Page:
Two childhood friends, a New York hairstylist and a would-be musician, get caught up with the mob and are forced to deliver $50,000 to Australia, but things go haywire when the money is lost to a wild kangaroo.
Louis Booker and Charlie Carbone are close friends with an association with the mob. After the duo botch a delivery of stolen TVs, the duo are given a second chance by mob leader Sal Maggio, who happens to be Charlie's stepfather. The duo are to deliver $50,000 to a contact in Australia. As simple as the job sounds, complications emerge when a kangaroo steals the money. Now Charlie and Louis must find the kangaroo and get the money back before they find themselves in a worse predicament. Written by
Producer Jerry Bruckheimer added a scene where the title kangaroo talks after seeing the success of the Disney release Snow Dogs (2002), which used a similar plot device. See more »
The propeller was clearly still spinning when the aircraft crash-landed with no undercarriage causing it to touch the ground before the rest of the aircraft. Consequently, its blades should either have been smashed off if it were wood or bent back to point at the tail if they were made of metal. Instead, they are shown virtually untouched as it lies in the desert. See more »
[Louis and Charlie are in an airplane restroom together and find out that the envelope is full of money]
Check this out!
Hey, you're not supposed to open this.
Hey, man, that's like fifty grand in there.
Oh my god! Something doesn't smell right here. Look at it!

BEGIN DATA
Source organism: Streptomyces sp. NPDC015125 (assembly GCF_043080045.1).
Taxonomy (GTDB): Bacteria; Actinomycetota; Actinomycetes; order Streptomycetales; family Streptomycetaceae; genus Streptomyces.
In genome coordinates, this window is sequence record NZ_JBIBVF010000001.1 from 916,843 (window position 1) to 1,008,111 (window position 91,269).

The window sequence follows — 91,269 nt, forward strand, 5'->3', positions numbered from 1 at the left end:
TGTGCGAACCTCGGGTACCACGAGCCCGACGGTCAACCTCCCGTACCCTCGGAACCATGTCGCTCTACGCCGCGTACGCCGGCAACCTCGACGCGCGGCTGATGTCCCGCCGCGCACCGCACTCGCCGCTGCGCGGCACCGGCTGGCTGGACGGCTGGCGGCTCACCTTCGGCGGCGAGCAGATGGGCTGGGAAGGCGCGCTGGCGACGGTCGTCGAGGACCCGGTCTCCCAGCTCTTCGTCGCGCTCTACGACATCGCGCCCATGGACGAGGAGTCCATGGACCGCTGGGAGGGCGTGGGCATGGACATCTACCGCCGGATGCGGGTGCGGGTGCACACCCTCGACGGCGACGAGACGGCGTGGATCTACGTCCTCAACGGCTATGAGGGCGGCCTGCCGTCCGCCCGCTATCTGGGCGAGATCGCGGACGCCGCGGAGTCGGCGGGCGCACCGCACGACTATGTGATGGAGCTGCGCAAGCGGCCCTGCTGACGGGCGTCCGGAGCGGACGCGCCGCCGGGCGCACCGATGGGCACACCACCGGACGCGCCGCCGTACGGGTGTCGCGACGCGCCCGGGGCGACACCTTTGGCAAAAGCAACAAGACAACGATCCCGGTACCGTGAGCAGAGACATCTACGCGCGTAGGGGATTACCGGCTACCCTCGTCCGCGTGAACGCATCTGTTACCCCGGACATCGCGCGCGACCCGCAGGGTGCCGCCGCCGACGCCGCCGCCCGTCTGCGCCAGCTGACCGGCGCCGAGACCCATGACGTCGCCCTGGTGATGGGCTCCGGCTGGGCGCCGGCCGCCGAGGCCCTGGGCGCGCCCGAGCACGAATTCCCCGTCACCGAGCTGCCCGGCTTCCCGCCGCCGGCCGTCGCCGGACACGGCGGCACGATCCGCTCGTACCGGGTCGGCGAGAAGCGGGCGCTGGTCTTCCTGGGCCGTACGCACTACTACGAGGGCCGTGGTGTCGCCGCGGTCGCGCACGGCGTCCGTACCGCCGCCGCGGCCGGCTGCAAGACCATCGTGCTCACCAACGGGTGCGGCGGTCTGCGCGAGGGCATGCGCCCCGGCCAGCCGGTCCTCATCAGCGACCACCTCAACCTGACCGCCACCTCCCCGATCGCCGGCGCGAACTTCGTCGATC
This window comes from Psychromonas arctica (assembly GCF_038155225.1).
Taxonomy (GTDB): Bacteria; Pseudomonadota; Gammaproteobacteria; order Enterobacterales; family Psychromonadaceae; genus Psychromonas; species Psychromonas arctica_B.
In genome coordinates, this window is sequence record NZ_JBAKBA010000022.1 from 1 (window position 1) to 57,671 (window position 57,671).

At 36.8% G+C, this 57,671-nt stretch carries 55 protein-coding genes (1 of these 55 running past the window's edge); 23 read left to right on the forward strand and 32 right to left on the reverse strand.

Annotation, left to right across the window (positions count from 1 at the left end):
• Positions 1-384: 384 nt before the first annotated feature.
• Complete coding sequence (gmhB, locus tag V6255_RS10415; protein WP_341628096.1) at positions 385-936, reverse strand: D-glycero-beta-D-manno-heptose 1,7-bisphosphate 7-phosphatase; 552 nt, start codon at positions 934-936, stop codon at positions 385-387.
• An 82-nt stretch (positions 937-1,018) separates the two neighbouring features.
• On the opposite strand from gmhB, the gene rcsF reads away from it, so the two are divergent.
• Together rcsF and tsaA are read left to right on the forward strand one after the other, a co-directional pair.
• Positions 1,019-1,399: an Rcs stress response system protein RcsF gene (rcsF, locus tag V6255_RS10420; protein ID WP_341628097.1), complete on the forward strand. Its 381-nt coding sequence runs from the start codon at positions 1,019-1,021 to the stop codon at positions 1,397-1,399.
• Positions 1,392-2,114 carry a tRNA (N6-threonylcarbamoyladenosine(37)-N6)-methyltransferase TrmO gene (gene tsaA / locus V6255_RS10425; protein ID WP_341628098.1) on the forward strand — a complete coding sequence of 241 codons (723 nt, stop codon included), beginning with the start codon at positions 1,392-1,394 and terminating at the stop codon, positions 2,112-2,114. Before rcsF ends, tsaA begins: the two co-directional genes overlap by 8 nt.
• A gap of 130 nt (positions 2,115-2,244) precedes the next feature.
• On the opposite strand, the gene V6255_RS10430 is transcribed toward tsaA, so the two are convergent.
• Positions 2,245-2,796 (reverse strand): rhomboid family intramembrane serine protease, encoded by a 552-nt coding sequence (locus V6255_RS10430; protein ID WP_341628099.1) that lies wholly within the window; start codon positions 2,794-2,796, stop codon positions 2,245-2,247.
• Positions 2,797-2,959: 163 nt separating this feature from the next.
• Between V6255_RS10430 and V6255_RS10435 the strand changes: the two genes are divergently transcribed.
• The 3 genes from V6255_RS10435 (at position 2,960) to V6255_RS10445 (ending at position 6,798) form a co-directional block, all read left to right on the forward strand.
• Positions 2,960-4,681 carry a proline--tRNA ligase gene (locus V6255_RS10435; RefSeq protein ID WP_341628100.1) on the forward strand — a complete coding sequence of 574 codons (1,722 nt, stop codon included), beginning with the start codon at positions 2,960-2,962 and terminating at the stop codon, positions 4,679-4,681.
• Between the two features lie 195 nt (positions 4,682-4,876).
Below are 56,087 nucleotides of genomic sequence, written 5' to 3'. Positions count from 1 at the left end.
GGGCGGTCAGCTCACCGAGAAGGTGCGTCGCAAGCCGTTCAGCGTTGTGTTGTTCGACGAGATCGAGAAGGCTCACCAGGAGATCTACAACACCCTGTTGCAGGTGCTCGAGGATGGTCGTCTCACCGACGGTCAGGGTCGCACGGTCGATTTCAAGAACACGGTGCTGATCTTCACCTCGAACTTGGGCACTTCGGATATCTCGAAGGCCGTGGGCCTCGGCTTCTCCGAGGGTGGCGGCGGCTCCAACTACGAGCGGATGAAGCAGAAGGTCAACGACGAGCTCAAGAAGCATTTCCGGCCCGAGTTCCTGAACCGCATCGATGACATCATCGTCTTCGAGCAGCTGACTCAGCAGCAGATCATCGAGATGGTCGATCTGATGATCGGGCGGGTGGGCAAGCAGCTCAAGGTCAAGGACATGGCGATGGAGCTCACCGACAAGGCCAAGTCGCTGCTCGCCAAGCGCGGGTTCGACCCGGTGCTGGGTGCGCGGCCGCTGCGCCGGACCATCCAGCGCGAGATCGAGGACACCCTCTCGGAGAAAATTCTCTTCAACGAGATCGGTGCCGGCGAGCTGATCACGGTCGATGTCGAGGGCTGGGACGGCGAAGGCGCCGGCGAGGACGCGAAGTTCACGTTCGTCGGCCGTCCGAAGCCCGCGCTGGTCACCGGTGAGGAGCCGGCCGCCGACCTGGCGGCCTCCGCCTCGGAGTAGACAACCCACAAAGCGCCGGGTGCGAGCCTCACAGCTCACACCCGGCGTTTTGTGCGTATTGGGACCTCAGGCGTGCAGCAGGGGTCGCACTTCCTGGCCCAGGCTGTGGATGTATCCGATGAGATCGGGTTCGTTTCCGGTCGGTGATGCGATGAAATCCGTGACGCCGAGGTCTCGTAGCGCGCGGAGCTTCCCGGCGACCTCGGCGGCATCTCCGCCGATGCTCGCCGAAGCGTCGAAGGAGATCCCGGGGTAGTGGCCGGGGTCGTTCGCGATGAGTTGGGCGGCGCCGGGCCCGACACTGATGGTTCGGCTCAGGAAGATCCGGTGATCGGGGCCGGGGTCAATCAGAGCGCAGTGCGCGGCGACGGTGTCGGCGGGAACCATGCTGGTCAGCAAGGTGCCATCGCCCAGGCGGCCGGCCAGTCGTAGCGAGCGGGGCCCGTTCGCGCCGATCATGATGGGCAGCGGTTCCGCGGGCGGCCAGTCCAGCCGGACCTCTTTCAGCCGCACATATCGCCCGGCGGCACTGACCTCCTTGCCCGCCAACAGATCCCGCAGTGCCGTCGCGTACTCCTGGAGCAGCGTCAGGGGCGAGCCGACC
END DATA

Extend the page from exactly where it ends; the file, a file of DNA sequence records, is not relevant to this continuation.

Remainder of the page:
I know! I'm looking! I've never seen so much green in one little brown package.
And now it's in my hands. Aw, it slipped out!
Here, help me scoop it up.
Oh, this is one big load.
What a mess!
[...] See more »
During the usual "Jerry Bruckheimer Production" credit at the beginning of the movie, you can briefly see two kangaroos crossing the street. See more »
Written by James Brown & Robert Ginyard
Performed by Romeo Miller (as Lil' Romeo) (featuring Master P)
Courtesy of No Limit Records/Universal Records
Under license from Universal Music Enterprises
Contains a sample of "Think About It"
Performed by Lyn Collins
Courtesy of Universal Records
Under license from Universal Music Enterprises See more »
Not as bad as everybody says it is- it's about average
Let's get to the point. Kangaroo Jack is necessarily the worst film of all time, but neither is it the greatest. It's not even close. What it is though is fairly humorous, though usually silly.
The story is a bit good at parts, but far-fetched at others. Charlie and Louis were best friends ever since childhood, after one saved another from drowning. One of their fathers was a gangster or something, and the two are sent with a job to deliver the money to some other dude. The story isn't quite a bad one, and does take a little twist. (The twist is related to the job.) The main flaw in the story is that the movie is supposedly aimed at kids. Do you think kids will understand anything about mafia or anything like that?
Despite that, there are other moments not aimed at kids. One of the jokes includes Charlie grabbing on of the other character's chest. Another scene includes a homophobic joke. ("We're having an intimate, non-gay moment.) The film is a bit funny and entertaining, but the farting and homophobic jokes, along with the strange storyline makes it less than what it could have been, but I still enjoyed it more than other films such as The Cat in the Hat, Scary Movie and Dude, Where's My Car?
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